- Created: Thursday, 18 February 2016 13:02
Poverty haunts the classroom
Teachers are speaking up about the impact of benefit cuts on the health of their pupils. Anxiety and hunger do not make good companions to learning. Zero hours working contracts for parents make home life and meal times hard to organise. But it is the disruptive effect of the government’s bedroom tax that has been picked out as the most damaging in a new report by Professor Ruth Lupton from the University of Manchester. She says ‘the pressure put on families by this cut in benefits contributes significant hardship among low-income families.’ People are faced with the choice of paying the difference or losing their housing. Austerity means lost spaces at home and in the community with the closure of libraries, swimming pools and playgrounds. Property developers crowd in on our streets and pavements while overcrowding grows at home. There can be few more powerful indicators that the children of the working class are feared and hated than the new government policy to restrict child support to encourage the two-child family.
The poverty of their philosophy
The dominant culture around children and society is perverse. Language is corrupted to cover up what the ruling class is doing to the working class, to employed and unemployed, to old and young, to women, to racial minorities and to the social formation of our lives. The doctrine of ‘value for money’ has the status of unquestionable universal good. The mantra of ‘consumer choice’ suggests that the individual is sovereign, that the market is open and individual rights rule. These empty notions use a whole array of language about the real world to disguise the power and control of the ruling class.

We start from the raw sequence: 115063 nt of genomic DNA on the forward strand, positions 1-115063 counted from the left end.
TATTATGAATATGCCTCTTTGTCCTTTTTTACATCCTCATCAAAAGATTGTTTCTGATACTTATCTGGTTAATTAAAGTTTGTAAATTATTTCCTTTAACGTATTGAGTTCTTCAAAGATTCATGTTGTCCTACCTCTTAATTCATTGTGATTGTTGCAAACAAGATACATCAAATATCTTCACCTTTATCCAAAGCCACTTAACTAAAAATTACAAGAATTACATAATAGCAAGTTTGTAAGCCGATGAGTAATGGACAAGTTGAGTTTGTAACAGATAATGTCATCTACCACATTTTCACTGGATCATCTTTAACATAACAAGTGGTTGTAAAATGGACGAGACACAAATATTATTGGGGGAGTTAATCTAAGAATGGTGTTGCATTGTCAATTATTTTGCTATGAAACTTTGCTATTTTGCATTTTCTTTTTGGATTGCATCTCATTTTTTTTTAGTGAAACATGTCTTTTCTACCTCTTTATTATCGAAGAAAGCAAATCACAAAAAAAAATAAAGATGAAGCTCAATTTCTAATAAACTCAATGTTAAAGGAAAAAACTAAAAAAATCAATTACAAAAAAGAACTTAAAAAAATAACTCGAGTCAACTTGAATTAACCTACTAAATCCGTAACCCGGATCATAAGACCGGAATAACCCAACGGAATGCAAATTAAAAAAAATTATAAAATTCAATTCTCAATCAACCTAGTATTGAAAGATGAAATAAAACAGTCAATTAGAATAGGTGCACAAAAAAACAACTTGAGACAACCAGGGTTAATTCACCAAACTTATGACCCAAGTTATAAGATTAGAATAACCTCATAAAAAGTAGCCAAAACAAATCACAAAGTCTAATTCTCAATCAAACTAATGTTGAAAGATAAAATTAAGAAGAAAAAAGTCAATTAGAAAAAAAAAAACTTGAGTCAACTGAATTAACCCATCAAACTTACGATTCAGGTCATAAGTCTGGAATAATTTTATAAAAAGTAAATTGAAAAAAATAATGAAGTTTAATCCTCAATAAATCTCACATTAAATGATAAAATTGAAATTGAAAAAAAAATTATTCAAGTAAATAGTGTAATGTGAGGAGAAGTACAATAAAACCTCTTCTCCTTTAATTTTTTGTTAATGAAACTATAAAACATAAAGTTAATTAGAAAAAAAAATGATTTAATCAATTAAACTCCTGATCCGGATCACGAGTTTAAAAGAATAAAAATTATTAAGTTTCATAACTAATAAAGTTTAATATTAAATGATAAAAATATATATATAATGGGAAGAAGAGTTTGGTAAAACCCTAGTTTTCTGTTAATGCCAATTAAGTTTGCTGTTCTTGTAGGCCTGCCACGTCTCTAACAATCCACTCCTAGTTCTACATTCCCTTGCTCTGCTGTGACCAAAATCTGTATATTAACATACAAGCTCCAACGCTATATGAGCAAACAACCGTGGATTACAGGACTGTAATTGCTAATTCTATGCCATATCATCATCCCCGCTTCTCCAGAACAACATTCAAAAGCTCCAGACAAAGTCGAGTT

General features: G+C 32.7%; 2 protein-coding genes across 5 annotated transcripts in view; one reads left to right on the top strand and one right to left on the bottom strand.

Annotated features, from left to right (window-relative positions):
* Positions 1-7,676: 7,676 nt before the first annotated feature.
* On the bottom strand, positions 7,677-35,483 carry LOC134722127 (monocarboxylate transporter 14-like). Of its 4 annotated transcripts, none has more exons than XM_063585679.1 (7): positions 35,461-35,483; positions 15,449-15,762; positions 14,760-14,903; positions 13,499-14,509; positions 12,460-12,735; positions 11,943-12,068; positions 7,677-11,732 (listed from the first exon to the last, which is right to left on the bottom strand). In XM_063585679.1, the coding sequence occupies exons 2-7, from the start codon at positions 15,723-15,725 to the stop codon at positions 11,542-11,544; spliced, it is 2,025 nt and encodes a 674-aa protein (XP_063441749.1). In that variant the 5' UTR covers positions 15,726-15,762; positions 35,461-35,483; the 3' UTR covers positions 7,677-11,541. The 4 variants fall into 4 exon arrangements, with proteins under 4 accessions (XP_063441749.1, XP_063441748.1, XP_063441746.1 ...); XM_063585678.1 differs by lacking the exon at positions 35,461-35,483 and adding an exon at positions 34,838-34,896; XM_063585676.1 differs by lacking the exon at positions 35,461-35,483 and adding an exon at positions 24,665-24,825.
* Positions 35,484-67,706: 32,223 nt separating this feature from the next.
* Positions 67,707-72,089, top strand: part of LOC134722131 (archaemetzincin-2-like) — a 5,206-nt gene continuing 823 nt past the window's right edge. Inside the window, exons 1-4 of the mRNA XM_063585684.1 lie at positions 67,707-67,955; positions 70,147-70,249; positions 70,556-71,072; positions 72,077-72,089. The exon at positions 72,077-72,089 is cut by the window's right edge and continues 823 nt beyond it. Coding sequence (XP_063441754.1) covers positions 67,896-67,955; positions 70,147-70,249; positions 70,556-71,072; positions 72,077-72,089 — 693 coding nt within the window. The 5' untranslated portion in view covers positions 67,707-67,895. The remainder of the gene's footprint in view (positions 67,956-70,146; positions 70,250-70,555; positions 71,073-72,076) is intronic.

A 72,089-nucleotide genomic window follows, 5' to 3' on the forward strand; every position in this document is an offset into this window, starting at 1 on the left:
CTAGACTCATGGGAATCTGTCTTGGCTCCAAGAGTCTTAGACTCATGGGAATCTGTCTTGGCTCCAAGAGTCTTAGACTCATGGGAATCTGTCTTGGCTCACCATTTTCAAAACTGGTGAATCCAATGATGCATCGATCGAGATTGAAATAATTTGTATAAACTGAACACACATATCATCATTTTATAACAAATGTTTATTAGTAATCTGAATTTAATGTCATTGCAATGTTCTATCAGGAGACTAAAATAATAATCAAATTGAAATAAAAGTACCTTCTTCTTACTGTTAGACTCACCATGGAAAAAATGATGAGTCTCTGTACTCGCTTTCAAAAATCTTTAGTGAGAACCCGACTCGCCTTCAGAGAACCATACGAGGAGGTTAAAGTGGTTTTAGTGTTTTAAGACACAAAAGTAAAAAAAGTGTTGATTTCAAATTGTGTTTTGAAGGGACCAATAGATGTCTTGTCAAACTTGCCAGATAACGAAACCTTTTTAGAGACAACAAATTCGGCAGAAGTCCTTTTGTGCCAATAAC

In reality ‘consumer choice’ pits institutions and suppliers against each other in competition for the provision of services and goods. This process leads to near monopolies which offer less choice. So in some areas of England only church schools are available and in others ‘Titan’ institutions like the Robert Clack Science School in Dagenham with 2,500 pupils have arisen. Choice shrinks as money and resources consolidate into a worthwhile return on capital invested.
Promoting the illusion of individual choice has other functions. It works to transfer public responsibility onto the individual, so that each is accountable for their own economic salvation. Being poor, unemployed, even ill, are portrayed as personal failure, of life-style, effort or conformity. In the real world while poverty continues and rises a whole range of language is deployed around failure in the competition of life. Talk is of ‘deprived’ children, schools, or neighbourhoods, when what is meant is poor. ‘Neglected’ ‘needy’ ‘vulnerable’ ‘disadvantaged’ ‘marginalised’ children, are poor. ‘Dysfunctional families’ are poor families; ‘bed-blockers’ are old people who are poor; residents on ‘sink estates’ are poor.